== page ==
The grief behind bacon's self-portrait

 INDUSTRY NEWS     |      2019-07-23 11:23


"I have no one to draw but myself" : Francis Bacon's self-portrait (1975)

Written in 1975, self-portrait is undoubtedly one of the best examples of Francis Bacon's famous self-portrait. His series of self-portraits are acknowledged to be so successful that they rank with Rembrandt, van gogh and Picasso, the great masters of art history. The effect of color and techniques fully display bacon's unique creative characteristics, self-portrait in the form of self-questioning and reflection, is worthy of a brilliant masterpiece.


Francis Bacon, self-portrait, 1975, estimated at £15m-20m

The 1970s were considered bacon's most introspective period of work, and since the sudden death of his lover, George dale, in 1971, violent self-portraits have become a hallmark of his work. Bacon is aware of dale's life tragedy, his guilt and remorse never really rest. He created a series of large "black triplets" from 1971 to 1974 to try to exorcised the grief of dale's death.

"I've done a lot of self-portraits because the people around me are passing away like fireflies, and I don't have anyone else to paint them."

-- Francis Bacon and David Sylvester, 1975, David Sylvester: a look back on Francis Bacon.

As bacon created his triplets, his self-portraits became more complex. In these sorrowful works, from the grand to the delicate (just 14 x 12 inches), the painter incarnates the earthly symbol of melancholy. He leans on the washbasin, looks incomplete, or carefully painted watches, to emphasize the impermanence of life. No matter how large or detailed the scale, the self-portraits are reminiscent of Oscar Wilde's the picture of dorian gray: bacon hides his grief in real life, and the canvas is the true face of his pain. Bacon's main expression of sadness came to an end with the black triad of 1974, but as he grew older and died, dale's soul and self-portrait techniques continued to have a lasting impact.



The artist
Francis Bacon

Shortly after George dale died in 1971, bacon's soho friend and Vogue photographer John deacon died. Muriel belcher, the founder of the famous soho Colony Room, died in 1979. Sonia Orwell, who led bacon's links with French intellectuals, died in 1980 after a long battle with cancer. They left bacon, drawing a quote from him: "I have painted many self-portraits, because the people around me have passed away like fireflies, and I have no one to paint but myself." Quoted (Francis Bacon, Francis ・ bacon with David ・ Sylvester dialogue, in 1975, is available on the David ・ Sylvester: review of Francis Bacon "), however, complete this bacon in the mid - 70 - s, the metropolitan museum of art retrospective held for him was unveiled at the time, and his development is booming in Paris, tonal change led to creation, marks an important style of the late start.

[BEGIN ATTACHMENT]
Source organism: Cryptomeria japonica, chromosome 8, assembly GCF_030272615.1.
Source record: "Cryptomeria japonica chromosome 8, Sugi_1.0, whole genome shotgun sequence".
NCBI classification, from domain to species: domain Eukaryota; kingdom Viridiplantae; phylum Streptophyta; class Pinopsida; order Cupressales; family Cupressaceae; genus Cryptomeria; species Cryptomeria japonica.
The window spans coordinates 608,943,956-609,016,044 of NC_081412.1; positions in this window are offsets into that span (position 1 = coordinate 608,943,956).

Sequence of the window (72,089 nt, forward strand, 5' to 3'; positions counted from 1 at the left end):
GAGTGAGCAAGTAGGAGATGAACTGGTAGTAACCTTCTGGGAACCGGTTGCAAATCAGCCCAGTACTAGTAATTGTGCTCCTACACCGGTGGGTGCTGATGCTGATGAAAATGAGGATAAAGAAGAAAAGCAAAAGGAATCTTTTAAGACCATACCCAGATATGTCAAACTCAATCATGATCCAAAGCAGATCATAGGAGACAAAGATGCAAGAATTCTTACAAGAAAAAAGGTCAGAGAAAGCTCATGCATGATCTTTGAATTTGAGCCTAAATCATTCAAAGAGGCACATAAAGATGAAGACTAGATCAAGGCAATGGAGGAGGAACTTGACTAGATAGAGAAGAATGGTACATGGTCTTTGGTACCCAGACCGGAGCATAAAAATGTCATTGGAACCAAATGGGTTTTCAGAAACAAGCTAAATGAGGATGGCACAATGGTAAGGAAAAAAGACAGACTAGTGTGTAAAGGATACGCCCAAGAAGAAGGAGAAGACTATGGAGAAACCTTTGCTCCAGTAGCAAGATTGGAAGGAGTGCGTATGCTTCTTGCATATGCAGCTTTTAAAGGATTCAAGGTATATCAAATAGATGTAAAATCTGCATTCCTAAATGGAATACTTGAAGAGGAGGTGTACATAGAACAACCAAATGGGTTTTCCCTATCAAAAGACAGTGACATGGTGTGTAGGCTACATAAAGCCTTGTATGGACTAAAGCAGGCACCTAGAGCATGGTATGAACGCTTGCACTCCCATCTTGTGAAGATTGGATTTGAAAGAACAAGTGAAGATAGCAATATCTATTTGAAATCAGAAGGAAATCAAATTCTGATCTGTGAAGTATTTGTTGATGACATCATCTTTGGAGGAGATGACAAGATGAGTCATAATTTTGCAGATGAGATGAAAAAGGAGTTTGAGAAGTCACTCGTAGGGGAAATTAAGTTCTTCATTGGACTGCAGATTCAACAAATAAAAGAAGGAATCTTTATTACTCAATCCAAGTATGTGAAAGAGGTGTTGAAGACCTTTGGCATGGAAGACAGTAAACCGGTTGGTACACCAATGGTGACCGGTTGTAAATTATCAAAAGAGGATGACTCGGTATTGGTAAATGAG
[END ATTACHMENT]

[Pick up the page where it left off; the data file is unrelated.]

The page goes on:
STUDY FOR HEAD OF GEORGE DYER, © THE ESTATE OF FRANCIS BACON. ALL RIGHTS RESERVED, DACS/ARTIMAGE 2019. PHOTO: PRUDENCE CUMING ASSOCIATES LTD FRANCIS BACON

Self-portrait (1975) clearly captures moments of movement, but bacon's features remain intact. In the years since his death, dyer's self-portraits have been characterized by subtle contortions of facial form and the weariness of time. This painting, however, has none of these qualities. Instead, it radiates intense youthful energy.
 
When bacon was asked to explain his works, he was always reticent, insisting that his paintings did not express anything. However, there are many academic studies on his works, and art historians analyze their various metaphors and implications. From bacon's use of a wealth of material, inspired by different directions of research.


Francis Bacon, 1967. © THE LEWINSKI ARCHIVE AT CHATSWORTH/BRIDGEMAN IMAGES

Driven initially by his own masochism, bacon drove himself deeper into guilt, returning to the hotel where dale committed suicide, 48 hours before the opening of bacon's grand palace retrospective. Paris is the center of bacon's artistic ambition, but also the place where he achieved his creative career because of dale's death. As his time in Paris increased with each visit, he needed a suitable place to work, and in June 1975 (shortly after the completion of this work) he set up his studio at 14 rue bishage, marche. In 1977, bacon's exhibition at Claude Bernard gallery was an unprecedented success, which gradually established his legendary status in Paris, and his creation became a sign of The Times. Much of his work in the mid - to late 1970s captured the intellectual energy of Paris, while mixing melancholy with introspective contemplation.

This is a moment of clarity, when the painter, who has suffered so much grief over the past four years, is slowly coming out of it. Bacon's face, depicted in the painting, looks completely relieved. This work shows the painter's passionate self, his confidence in his craft, and testifies to his supreme achievement in creation.